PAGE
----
Category archives: training

Tuesday, 21 March 2017

Supporting looked after children’s reading and wider learning

boy-with-letterbox-blue-parcelI love giving training on looked after children. I’ve been very privileged in the last couple of months to provide courses for foster carers, designated teachers and virtual school staff, and I very much enjoyed giving a workshop for Letterbox Club last week. If you haven’t heard of it, Letterbox Club is a wonderful scheme run by Booktrust that posts books and learning-rich games and activities to looked after children.

Most children and young people in the care system have experienced trauma, loss and disruption. A high proportion suffer mental health problems. Low self-esteem and low self-confidence are commonplace, as are high anxiety levels. It doesn’t help that aspirations for looked after children are often low. All of these are significant barriers to learning. But having worked with many inspiring carers and professionals (teachers, social workers, librarians and museum workers) over the years, I know that with the right support looked after children can and do thrive, educationally and socially and emotionally.

It’s always a delight to hear carers talk about how they support learning. It’s the everyday things that often make the biggest difference to looked after children’s attitudes to learning. Things like cooking together, looking up information together, going to the shops, gardening, kicking a football around together, doing puzzles together, playing board games, playing computer games. Visits to the library and to museums can be transformative. Carers can be fabulous role models. Recent Booktrust research shows a correlation between the amount that foster carers read themselves and the amount that the children they look after read. Lots of children who enter the care system have poor reading levels for their ages, but I am not surprised that the Booktrust survey demonstrates that the longer a child has been in foster care, the longer they have been living with their foster carer and the older they become, the more likely they are to be average or above average in their reading level for their age. Enjoyment is key. Enjoying reading together, whether from books, comics, magazines, newspapers, catalogues or anything else has enormous impact. So does having lots of engaging reading materials that tie into individual interests lying around. These words of a carer highlight the power of books in foster homes: ‘We all had a go at Where’s Wally. Even the teenagers wanted to have a go.’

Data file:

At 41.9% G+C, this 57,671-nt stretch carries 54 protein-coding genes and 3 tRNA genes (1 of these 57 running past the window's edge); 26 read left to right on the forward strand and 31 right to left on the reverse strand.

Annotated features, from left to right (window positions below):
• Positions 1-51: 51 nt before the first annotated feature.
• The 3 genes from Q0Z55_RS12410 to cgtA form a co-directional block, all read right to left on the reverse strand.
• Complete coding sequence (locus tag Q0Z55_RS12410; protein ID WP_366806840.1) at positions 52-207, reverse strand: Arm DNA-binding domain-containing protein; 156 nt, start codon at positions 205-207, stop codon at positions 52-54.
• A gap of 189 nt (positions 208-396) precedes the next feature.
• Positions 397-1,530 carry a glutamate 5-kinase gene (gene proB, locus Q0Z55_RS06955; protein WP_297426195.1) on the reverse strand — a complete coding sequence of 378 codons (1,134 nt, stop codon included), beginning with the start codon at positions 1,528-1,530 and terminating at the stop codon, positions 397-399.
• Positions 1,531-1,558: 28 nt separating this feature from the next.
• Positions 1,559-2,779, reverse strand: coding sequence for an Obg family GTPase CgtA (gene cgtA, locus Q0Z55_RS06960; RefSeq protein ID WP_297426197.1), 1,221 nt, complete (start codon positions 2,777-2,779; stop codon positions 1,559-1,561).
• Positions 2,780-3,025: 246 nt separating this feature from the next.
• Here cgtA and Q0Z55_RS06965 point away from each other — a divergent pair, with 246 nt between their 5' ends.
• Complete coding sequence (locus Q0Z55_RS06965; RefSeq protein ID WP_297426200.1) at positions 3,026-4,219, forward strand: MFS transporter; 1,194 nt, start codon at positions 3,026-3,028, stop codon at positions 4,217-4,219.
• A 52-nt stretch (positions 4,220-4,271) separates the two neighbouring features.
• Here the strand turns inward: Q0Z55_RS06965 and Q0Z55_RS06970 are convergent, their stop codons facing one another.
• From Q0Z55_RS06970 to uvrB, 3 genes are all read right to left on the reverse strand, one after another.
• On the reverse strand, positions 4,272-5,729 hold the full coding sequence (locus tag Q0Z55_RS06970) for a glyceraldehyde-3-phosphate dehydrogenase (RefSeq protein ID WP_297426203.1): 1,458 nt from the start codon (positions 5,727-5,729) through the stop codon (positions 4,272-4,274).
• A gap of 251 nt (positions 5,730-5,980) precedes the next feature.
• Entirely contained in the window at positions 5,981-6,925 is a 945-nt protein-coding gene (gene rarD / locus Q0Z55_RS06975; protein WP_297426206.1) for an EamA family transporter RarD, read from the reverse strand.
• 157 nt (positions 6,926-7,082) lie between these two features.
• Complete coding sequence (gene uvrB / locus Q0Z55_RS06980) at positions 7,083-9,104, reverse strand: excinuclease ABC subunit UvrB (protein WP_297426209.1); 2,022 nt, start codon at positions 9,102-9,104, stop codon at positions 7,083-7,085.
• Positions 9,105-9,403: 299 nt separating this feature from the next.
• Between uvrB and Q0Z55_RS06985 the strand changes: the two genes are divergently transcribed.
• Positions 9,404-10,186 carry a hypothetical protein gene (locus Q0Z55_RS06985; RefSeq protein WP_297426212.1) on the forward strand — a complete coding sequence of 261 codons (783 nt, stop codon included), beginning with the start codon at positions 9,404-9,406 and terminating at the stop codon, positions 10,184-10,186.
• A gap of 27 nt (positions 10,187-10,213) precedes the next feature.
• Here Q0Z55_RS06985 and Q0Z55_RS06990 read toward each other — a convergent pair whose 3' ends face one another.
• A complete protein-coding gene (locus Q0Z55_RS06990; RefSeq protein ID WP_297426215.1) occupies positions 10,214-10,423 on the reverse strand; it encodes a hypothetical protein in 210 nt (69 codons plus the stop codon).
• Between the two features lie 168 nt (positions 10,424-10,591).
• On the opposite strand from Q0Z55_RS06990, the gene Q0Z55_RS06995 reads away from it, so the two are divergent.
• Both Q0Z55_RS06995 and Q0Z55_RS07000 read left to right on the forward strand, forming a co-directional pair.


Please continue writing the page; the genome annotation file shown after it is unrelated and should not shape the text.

For anyone interested, here is a peer-reviewed article on looked-after children and reading I wrote.

Monday, 27 February 2017

Family learning takes many forms – a photographic overview

A little while ago I blogged about the importance of family learning and gave some links to sources of information. This time, I thought I would share a few of the photos I showed on a recent course on the topic for an inspiring group of community development workers, children’s centre staff and library staff. They give an indication of the many forms good family learning can take.Golders Green rhyme time 2Rhyme times are fabulous in terms of fun, and for developing social and emotional skills and language. This is a great one run by Barnet Libraries.Family Drop-in 003Enjoyable activities like this drop-in event at Orleans House Gallery support family bonding and give ideas for things to do at home.Bedtime reading event - 3There’s nothing to beat story times for building a love of books and reading. Lots of engagement in this Bromley Libraries bedtime story hour.Marlborough session 3 -2Everyone enjoys creative activites, and they support social and artistic skills. I was very lucky to be part of Historic Royal Palaces’ Curious Stories project.DSCN0274I loved contributing to this Barnet Libraries project. Lots of fun, and everyone got a real sense of achievement, an important aspect of family learning.Fitz & Museum of Classical Archaeology 1For family learning to work it must be enjoyable. This is a wonderful collaboration between the Museum of Classical Archaeology and Fitzwilliam Museum.cardiff storyResearch shows that family learning supports well-being. You can see how it happens in these photos from a Cardiff Story event.Liverpool & Enfield 2Family learning is inclusive and intergenerational. Don’t forget grandparents! These photos were taken at events in Liverpool and Enfield libraries.prehistoric animalLots of good family learning is very informal, as in this event at Crealy Adventure Park mounted by the Royal Albert Memorial Museum.Oak20Lastly, a reminder that play is an important part of family learning activities. Here is an Enfield Libary Service toddler time.

Family learning is transformative. For anyone interested in finding out more about its benefits and ways to support it effectively, there are still places available on two courses I’m giving later this term: Sheffield on 23 March and Cardiff on 28 March. I also deliver bespoke in-service family learning training for local authorities, schools, museums, and other organisations.